Posts Tagged ‘non-competitive’

The idea of competitive and non-competitive antagonism can be a tricky one to understand.

An antagonist could be a medicine which binds to a receptor on a cell and blocks access to that receptor. This will prevent an agonist (i.e. one of the body’s own chemicals such as a hormone) from binding to that receptor, blocking its effect.

The antagonist can bind in two different ways, competitively or non-competitively:

a) Competitive Antagonism
The antagonist binds to the same receptor that the agonist wishes to use, effectively preventing the agonist from doing so.
It is competitive because both the agonist and the antagonist are competing for the same receptor.
The awesome artwork of Animal Care student, Sarah Mills, illustrates this point beautifully:

The young lady represents the hormone which has a desire to sit in the chair (bind to the receptor). The unco-operative green chap represents an antagonist who will not allow the hormone to access the receptor.

Our heroine in pink represents the agonist which has a desire to sit in the chair (bind to the receptor). The unco-operative green chap represents an antagonist who will not allow the agonist to access the receptor. Image: © Sarah Mills 2015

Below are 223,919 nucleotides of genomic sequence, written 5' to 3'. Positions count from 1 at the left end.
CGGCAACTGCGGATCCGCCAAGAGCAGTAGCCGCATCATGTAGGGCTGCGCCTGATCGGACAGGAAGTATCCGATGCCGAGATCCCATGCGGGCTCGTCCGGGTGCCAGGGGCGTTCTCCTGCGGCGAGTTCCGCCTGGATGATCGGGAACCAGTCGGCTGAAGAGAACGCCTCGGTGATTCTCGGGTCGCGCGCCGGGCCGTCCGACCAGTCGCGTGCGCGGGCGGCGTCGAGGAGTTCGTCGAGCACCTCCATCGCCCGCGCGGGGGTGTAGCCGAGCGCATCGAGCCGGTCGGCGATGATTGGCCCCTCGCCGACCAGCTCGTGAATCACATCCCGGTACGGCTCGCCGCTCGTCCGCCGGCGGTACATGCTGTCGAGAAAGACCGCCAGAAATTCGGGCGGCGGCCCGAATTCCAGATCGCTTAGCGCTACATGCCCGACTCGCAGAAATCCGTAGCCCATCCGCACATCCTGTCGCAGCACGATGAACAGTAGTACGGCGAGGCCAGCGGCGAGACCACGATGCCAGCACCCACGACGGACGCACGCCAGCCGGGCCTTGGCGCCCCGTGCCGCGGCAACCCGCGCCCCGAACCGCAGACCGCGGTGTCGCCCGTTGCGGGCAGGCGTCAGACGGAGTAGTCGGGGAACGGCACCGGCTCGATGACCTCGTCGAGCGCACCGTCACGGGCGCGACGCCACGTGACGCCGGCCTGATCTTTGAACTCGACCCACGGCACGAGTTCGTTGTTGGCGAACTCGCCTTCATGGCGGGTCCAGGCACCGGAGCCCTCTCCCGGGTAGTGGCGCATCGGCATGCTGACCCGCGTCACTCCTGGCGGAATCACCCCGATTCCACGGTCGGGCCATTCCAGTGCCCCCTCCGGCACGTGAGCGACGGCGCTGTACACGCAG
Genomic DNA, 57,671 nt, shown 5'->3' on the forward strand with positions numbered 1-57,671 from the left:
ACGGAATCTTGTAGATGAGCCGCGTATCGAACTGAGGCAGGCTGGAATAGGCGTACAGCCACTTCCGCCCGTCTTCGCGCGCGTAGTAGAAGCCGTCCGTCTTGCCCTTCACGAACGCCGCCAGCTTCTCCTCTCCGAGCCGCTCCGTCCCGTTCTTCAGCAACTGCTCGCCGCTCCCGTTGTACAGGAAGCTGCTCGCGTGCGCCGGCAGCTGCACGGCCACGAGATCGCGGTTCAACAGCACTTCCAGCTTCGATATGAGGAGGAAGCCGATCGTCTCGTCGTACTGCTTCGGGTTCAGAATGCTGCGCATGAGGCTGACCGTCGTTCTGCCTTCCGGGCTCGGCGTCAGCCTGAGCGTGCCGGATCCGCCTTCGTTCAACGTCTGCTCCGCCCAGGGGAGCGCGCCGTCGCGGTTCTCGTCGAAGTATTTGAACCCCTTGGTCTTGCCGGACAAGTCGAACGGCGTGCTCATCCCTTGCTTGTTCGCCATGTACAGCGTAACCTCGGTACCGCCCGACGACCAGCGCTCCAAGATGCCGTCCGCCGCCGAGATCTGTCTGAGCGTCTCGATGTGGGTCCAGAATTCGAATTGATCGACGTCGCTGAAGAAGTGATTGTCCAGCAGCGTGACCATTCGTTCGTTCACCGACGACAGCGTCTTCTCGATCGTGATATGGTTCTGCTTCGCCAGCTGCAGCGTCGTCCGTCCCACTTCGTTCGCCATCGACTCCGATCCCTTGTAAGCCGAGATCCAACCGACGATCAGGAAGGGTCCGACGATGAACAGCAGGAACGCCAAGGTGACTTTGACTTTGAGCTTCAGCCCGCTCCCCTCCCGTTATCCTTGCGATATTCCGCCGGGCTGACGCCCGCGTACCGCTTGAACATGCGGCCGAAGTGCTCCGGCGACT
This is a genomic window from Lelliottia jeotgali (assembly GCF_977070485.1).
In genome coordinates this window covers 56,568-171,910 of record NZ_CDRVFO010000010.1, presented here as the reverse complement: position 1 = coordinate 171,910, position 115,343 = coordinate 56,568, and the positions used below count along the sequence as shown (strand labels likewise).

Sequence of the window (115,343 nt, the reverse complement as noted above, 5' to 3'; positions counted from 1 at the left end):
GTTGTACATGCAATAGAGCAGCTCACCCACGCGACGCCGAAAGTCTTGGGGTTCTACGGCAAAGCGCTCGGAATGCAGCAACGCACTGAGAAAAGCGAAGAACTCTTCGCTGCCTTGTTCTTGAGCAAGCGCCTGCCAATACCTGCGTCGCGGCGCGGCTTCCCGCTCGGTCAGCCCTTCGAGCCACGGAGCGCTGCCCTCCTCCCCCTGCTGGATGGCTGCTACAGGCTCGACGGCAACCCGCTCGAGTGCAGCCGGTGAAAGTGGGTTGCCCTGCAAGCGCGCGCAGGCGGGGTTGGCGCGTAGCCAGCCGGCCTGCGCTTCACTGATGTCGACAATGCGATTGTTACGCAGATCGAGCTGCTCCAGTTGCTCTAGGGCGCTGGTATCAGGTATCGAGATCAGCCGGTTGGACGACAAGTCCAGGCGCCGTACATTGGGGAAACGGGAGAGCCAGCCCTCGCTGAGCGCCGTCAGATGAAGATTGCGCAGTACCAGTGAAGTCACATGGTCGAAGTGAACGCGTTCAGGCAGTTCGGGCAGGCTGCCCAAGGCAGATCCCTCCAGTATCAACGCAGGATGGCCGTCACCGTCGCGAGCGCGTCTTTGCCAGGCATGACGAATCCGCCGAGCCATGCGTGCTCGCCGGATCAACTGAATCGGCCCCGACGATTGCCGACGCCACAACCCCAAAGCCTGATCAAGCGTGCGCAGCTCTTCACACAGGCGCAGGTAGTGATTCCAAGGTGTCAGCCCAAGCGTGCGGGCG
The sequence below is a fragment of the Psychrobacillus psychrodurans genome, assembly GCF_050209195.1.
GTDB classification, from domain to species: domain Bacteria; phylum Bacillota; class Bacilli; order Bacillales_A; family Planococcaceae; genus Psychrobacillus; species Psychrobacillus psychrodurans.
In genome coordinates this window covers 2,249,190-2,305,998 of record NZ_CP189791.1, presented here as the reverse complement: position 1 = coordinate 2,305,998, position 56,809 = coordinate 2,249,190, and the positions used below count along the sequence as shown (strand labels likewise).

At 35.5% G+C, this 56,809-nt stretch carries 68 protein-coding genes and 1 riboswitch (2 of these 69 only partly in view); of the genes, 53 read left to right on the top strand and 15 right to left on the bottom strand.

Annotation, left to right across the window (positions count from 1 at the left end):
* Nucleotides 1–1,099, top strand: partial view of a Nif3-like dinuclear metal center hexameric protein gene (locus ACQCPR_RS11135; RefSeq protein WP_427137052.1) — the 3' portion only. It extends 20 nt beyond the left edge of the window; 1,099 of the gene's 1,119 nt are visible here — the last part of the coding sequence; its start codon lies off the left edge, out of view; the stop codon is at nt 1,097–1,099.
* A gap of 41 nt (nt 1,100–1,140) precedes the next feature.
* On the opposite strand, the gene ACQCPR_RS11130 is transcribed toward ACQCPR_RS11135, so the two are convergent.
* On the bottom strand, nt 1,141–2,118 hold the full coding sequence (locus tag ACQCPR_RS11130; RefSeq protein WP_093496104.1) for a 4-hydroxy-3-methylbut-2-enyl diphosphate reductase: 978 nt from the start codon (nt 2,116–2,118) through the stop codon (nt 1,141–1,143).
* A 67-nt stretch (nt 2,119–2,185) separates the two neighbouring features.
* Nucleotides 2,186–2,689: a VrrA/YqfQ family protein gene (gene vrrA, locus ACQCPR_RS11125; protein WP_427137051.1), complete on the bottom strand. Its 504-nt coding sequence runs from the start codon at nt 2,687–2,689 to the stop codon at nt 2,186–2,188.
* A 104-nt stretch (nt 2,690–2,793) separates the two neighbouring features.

b) Non-Competitive Antagonism
In non-competitive antagonism, the antagonist and the agonist are not trying to bind to the same receptor. The antagonist will bind to a different part of the cell but, due to the antagonist’s shape, access to the receptor is still blocked. It is ‘non-competitive’ because the agonist and the antagonist are not competing for the same receptor.

Here, the green antagonist is not using the same receptor that our young agonist desires, yet he still blocks access to the agonist's desired receptor.

Here, the green antagonist is not using the same receptor that our young agonist desires, yet he still blocks access to the agonist’s desired receptor. Image: © Sarah Mills 2015

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